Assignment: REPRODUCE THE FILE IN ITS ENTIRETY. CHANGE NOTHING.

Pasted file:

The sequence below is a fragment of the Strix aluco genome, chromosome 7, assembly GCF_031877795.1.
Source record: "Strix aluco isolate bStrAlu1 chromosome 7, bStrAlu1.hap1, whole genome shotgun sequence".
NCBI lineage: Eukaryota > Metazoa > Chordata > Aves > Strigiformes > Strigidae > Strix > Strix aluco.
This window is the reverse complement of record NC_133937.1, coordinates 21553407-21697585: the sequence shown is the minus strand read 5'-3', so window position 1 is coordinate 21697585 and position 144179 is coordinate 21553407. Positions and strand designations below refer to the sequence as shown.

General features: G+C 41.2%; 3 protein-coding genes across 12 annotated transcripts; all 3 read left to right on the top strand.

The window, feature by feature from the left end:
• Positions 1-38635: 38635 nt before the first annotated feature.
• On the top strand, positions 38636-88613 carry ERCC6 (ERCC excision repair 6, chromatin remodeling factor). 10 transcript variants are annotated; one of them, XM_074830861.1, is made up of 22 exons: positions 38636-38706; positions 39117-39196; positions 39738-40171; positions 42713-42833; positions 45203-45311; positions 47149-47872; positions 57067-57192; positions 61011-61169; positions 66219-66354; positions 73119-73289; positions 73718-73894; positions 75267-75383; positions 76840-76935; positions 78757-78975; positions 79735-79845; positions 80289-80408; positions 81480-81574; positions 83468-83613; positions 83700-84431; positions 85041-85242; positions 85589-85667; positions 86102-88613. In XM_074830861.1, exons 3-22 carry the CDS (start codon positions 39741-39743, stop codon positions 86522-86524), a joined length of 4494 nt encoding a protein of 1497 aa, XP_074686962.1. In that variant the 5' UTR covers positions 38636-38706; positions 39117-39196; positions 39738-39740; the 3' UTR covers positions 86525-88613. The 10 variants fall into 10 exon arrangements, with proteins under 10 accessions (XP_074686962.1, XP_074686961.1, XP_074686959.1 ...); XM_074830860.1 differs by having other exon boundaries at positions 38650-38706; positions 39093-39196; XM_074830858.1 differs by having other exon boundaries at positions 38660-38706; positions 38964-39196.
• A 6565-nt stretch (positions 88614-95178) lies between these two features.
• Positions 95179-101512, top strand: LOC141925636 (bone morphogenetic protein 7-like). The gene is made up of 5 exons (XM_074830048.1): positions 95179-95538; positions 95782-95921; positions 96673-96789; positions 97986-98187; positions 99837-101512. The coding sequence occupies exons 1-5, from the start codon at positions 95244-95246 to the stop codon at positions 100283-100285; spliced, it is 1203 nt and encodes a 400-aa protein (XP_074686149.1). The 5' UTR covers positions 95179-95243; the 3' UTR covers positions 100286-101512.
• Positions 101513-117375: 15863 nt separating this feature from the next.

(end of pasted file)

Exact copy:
The sequence below is a fragment of the Strix aluco genome, chromosome 7, assembly GCF_031877795.1.
Source record: "Strix aluco isolate bStrAlu1 chromosome 7, bStrAlu1.hap1, whole genome shotgun sequence".
NCBI lineage: Eukaryota > Metazoa > Chordata > Aves > Strigiformes > Strigidae > Strix > Strix aluco.
This window is the reverse complement of record NC_133937.1, coordinates 21553407-21697585: the sequence shown is the minus strand read 5'-3', so window position 1 is coordinate 21697585 and position 144179 is coordinate 21553407. Positions and strand designations below refer to the sequence as shown.

General features: G+C 41.2%; 3 protein-coding genes across 12 annotated transcripts; all 3 read left to right on the top strand.

The window, feature by feature from the left end:
• Positions 1-38635: 38635 nt before the first annotated feature.
• On the top strand, positions 38636-88613 carry ERCC6 (ERCC excision repair 6, chromatin remodeling factor). 10 transcript variants are annotated; one of them, XM_074830861.1, is made up of 22 exons: positions 38636-38706; positions 39117-39196; positions 39738-40171; positions 42713-42833; positions 45203-45311; positions 47149-47872; positions 57067-57192; positions 61011-61169; positions 66219-66354; positions 73119-73289; positions 73718-73894; positions 75267-75383; positions 76840-76935; positions 78757-78975; positions 79735-79845; positions 80289-80408; positions 81480-81574; positions 83468-83613; positions 83700-84431; positions 85041-85242; positions 85589-85667; positions 86102-88613. In XM_074830861.1, exons 3-22 carry the CDS (start codon positions 39741-39743, stop codon positions 86522-86524), a joined length of 4494 nt encoding a protein of 1497 aa, XP_074686962.1. In that variant the 5' UTR covers positions 38636-38706; positions 39117-39196; positions 39738-39740; the 3' UTR covers positions 86525-88613. The 10 variants fall into 10 exon arrangements, with proteins under 10 accessions (XP_074686962.1, XP_074686961.1, XP_074686959.1 ...); XM_074830860.1 differs by having other exon boundaries at positions 38650-38706; positions 39093-39196; XM_074830858.1 differs by having other exon boundaries at positions 38660-38706; positions 38964-39196.
• A 6565-nt stretch (positions 88614-95178) lies between these two features.
• Positions 95179-101512, top strand: LOC141925636 (bone morphogenetic protein 7-like). The gene is made up of 5 exons (XM_074830048.1): positions 95179-95538; positions 95782-95921; positions 96673-96789; positions 97986-98187; positions 99837-101512. The coding sequence occupies exons 1-5, from the start codon at positions 95244-95246 to the stop codon at positions 100283-100285; spliced, it is 1203 nt and encodes a 400-aa protein (XP_074686149.1). The 5' UTR covers positions 95179-95243; the 3' UTR covers positions 100286-101512.
• Positions 101513-117375: 15863 nt separating this feature from the next.